- 2018 CONCACAF U-20 Championship kicks off on Thursday
- Expanded format sees 34 teams take part in three-week competition
- Four spots at the FIFA U-20 World Cup Poland 2019 up for grabs
The quest to make next year’s FIFA U-20 World Cup begins for teams in the North, Central America and Caribbean regions this week, as the latest edition of the CONCACAF U-20 Championship takes place in USA.
In a new and expanded format, 34 teams will do battle for the regional title and one of four qualification spots at Poland 2019. Unlike previous editions of the competition, where regional qualifiers in the Caribbean and Central America were played before the final tournament, the redesigned competition ensures that all the participating teams will play a minimum of four matches.
The tournament in brief:
When: 1-21 November 2018.
Where: IMG Academy – Bradenton, Florida, USA.
Who: 34 teams drawn into four groups of six teams and two groups of five teams each.
What’s at stake: Four places at next year’s FIFA U-20 World Cup in Poland.
How: Each team will play their group opponents once in round-robin play, with the six group winners advancing to the qualification stage, where they will be divided into two groups of three teams each. After a second stage of round-robin play, the two group winners and runners-up will book their spots at next year’s U-20 World Cup. The two group winners will also advance to the tournament final.
While the new format may offer the potential for a few upsets, the region’s powerhouses will be expected to make the latter stages of the competition. Defending champions USA will have their sights on topping Group A, with the Stars and Stripes likely to face its stiffest test when it meets Trinidad and Tobago. Mexico also face a similar challenge in trying to claim top spot in Group B, with Jamaica likely to be their main rivals.
Korea Republic 2017 qualifiers Costa Rica and Honduras will have to be at their best to secure top spot in their groups, while an intriguing showdown between Canada and Panama may unfold for the summit in Group D.
Players to watch
USA coach Tab Ramos will be able to draw on plenty of professional experience in his squad. This includes Toronto FC forward Ayo Akinola, who last year led the Americans to the quarter-finals of the FIFA U-17 World Cup in India. Canada, meanwhile, will hope Juventus goalkeeper Alessandro Busti can play an influential role, having made his senior international debut with the Canucks in CONCACAF Nations League qualifying earlier this month.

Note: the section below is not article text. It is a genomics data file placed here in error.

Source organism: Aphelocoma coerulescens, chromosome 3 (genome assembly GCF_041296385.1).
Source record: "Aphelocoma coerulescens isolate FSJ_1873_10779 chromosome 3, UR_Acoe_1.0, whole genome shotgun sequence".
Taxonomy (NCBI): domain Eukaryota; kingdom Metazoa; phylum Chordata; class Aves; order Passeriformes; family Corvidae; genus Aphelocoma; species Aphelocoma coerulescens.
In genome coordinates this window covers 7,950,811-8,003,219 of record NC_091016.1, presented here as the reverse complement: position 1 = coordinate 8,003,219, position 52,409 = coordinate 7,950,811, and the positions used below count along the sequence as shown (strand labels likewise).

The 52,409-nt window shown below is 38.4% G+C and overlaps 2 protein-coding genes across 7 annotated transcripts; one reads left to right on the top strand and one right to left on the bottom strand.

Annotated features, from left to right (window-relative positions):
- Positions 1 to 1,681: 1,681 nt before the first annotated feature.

Mexico fans will have high hopes that winger Diego Lainez can lead El Tri back to the regional title after establishing himself in the Club America first team, while Costa Rica’s contingent of European-based players may prove valuable to the central American’s aspirations. They include defender Fernan Faerron and forward Andy Reyes, who both ply their trade in Austria with LASK Linz.
13 – the record number of tournament titles that Mexico have won since the competition was first held in 1962. Five other teams have also been crowned CONCACAF’s best at this age level. They include Canada, Costa Rica and Honduras (two titles each), as well as El Salvador and USA (one title each).
What they said
“It’s a demanding format, above all in the physical aspect. There are five matches, we are in a group of six teams. You play a day and then rest a day in the first phase. The thing to overcome will be having players able to participate at 100 per cent and a lot of the idea of this list is to have players apt to be able to play those matches. They all become important. There are not starters or substitutes, they all have a specific role, they change position but not quality.”
Mexico coach Diego Ramirez
“There is great momentum in our game, especially coming out of the Toulon tournament. There are a number of young players that have already progressed into the men’s national team, so this competition provides others with another opportunity to gain valuable experience, especially in playing multiple matches in a short window against different types of opponents.”
Canada coach Andrew Olivieri